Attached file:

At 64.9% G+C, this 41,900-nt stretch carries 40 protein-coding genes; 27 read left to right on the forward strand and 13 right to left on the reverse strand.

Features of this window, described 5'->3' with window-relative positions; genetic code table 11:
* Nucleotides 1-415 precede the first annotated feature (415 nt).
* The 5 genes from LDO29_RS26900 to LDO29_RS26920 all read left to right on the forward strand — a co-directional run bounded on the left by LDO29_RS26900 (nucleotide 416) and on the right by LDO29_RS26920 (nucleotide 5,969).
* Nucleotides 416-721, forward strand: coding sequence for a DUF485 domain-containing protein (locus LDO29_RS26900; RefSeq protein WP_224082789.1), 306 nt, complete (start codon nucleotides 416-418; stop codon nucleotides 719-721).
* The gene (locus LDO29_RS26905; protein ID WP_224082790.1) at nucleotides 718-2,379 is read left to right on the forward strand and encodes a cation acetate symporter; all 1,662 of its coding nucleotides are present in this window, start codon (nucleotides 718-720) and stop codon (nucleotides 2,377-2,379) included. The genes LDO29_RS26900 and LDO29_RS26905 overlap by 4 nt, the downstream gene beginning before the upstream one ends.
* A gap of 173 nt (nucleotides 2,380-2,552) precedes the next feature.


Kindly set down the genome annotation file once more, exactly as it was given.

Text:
At 64.9% G+C, this 41,900-nt stretch carries 40 protein-coding genes; 27 read left to right on the forward strand and 13 right to left on the reverse strand.

Features of this window, described 5'->3' with window-relative positions; genetic code table 11:
* Nucleotides 1-415 precede the first annotated feature (415 nt).
* The 5 genes from LDO29_RS26900 to LDO29_RS26920 all read left to right on the forward strand — a co-directional run bounded on the left by LDO29_RS26900 (nucleotide 416) and on the right by LDO29_RS26920 (nucleotide 5,969).
* Nucleotides 416-721, forward strand: coding sequence for a DUF485 domain-containing protein (locus LDO29_RS26900; RefSeq protein WP_224082789.1), 306 nt, complete (start codon nucleotides 416-418; stop codon nucleotides 719-721).
* The gene (locus LDO29_RS26905; protein ID WP_224082790.1) at nucleotides 718-2,379 is read left to right on the forward strand and encodes a cation acetate symporter; all 1,662 of its coding nucleotides are present in this window, start codon (nucleotides 718-720) and stop codon (nucleotides 2,377-2,379) included. The genes LDO29_RS26900 and LDO29_RS26905 overlap by 4 nt, the downstream gene beginning before the upstream one ends.
* A gap of 173 nt (nucleotides 2,380-2,552) precedes the next feature.